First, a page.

42 CFR 494.60 - Condition: Physical environment.
The dialysis facility must be designed, constructed, equipped, and maintained to provide dialysis patients, staff, and the public a safe, functional, and comfortable treatment environment.
(a) Standard: Building. The building in which dialysis services are furnished must be constructed and maintained to ensure the safety of the patients, the staff, and the public.
(b) Standard: Equipment maintenance. The dialysis facility must implement and maintain a program to ensure that all equipment (including emergency equipment, dialysis machines and equipment, and the water treatment system) are maintained and operated in accordance with the manufacturer's recommendations.
(c) Standard: Patient care environment.
(2) The dialysis facility must:
(i) Maintain a comfortable temperature within the facility; and
(ii) Make reasonable accommodations for the patients who are not comfortable at this temperature.
(d) Standard: Emergency preparedness. The dialysis facility must implement processes and procedures to manage medical and nonmedical emergencies that are likely to threaten the health or safety of the patients, the staff, or the public. These emergencies include, but are not limited to, fire, equipment or power failures, care-related emergencies, water supply interruption, and natural disasters likely to occur in the facility's geographic area.
(1) Emergency preparedness of staff. The dialysis facility must provide appropriate training and orientation in emergency preparedness to the staff. Staff training must be provided and evaluated at least annually and include the following:
(A) What to do;
(C) Whom to contact if an emergency occurs while the patient is not in the dialysis facility. This contact information must include an alternate emergency phone number for the facility for instances when the dialysis facility is unable to receive phone calls due to an emergency situation (unless the facility has the ability to forward calls to a working phone number under such emergency conditions); and
(D) How to disconnect themselves from the dialysis machine if an emergency occurs.
(ii) Ensuring that, at a minimum, patient care staff maintain current CPR certification; and
(3) Emergency equipment. Emergency equipment, including, but not limited to, oxygen, airways, suction, defibrillator or automated external defibrillator, artificial resuscitator, and emergency drugs, must be on the premises at all times and immediately available.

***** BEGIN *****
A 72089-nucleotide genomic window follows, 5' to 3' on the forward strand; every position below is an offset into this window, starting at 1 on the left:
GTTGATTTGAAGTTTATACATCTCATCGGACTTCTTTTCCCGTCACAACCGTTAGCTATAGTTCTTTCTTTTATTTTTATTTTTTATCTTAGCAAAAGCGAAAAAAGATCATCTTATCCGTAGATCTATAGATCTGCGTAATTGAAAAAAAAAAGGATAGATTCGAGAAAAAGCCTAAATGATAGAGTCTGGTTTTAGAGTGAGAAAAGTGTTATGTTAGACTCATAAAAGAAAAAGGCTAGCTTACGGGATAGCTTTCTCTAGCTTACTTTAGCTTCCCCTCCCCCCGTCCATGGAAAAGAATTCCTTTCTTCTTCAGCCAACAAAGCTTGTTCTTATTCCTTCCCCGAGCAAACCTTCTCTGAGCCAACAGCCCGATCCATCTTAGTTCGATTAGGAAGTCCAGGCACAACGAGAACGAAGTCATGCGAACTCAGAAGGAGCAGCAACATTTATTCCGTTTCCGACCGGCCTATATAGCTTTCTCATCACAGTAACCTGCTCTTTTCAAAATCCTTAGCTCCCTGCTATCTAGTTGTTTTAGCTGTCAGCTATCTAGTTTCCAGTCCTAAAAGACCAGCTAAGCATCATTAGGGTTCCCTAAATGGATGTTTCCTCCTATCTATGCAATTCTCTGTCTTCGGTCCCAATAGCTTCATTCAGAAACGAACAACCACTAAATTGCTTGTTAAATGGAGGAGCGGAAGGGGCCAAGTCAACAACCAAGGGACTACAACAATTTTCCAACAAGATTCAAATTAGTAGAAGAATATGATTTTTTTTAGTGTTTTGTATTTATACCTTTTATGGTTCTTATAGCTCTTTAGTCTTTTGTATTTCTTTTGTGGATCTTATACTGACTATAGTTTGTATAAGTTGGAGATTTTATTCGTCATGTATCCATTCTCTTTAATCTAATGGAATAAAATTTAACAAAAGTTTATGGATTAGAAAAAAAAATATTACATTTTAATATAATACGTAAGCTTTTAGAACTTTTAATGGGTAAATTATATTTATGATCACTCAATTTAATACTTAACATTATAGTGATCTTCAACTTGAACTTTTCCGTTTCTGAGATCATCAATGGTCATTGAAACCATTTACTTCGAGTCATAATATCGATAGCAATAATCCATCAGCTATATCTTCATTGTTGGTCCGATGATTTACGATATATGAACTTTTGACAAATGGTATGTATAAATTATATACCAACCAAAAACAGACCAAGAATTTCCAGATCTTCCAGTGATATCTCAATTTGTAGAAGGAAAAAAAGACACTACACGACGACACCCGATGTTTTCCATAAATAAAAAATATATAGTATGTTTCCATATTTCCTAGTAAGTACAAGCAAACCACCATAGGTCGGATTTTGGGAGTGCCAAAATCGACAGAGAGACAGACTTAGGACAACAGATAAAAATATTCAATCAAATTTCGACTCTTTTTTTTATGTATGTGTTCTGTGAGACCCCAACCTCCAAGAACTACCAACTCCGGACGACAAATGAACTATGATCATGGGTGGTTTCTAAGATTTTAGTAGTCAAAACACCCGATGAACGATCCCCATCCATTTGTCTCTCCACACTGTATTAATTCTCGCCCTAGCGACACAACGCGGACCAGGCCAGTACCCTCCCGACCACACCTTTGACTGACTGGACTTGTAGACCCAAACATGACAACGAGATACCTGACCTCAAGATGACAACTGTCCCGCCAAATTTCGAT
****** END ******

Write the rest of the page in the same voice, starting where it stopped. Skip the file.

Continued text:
(4) Emergency plans. The facility must -
(e) Standard: Fire safety.
(1) Except as provided in paragraph (e)(2) of this section, by February 9, 2009, dialysis facilities that are located adjacent to high hazardous occupancies or do not provide one or more exits to the outside at grade level from the patient treatment area level, must comply with applicable provisions of the 2000 edition of the Life Safety Code of the National Fire Protection Association (which is incorporated by reference at § 403.744(a)(1)(i) of this chapter).
(2) Notwithstanding paragraph (e)(1) of this section, dialysis facilities participating in Medicare as of October 14, 2008 that require sprinkler systems are those housed in multi-story buildings construction Types II(000), III(200), or V(000), as defined in the 2000 edition of the Life Safety Code of the National Fire Protection Association (which is incorporated by reference at § 403.744(a)(1)(i) of this chapter), section 22.214.171.124, which were constructed after January 1, 2008, and those housed in high rise buildings over 75 feet in height, which were constructed after January 1, 2008.
(3) If CMS finds that a fire and safety code imposed by the facility's State law adequately protects a dialysis facility's patients, CMS may allow the State survey agency to apply the State's fire and safety code instead of the Life Safety Code.
(4) After consideration of State survey agency recommendations, CMS may waive, for individual dialysis facilities and for appropriate periods, specific provisions of the Life Safety Code, if the following requirements are met:
(i) The waiver would not adversely affect the health and safety of the dialysis facility's patients; and
(ii) Rigid application of specific provisions of the Life Safety Code would result in an unreasonable hardship for the dialysis facility.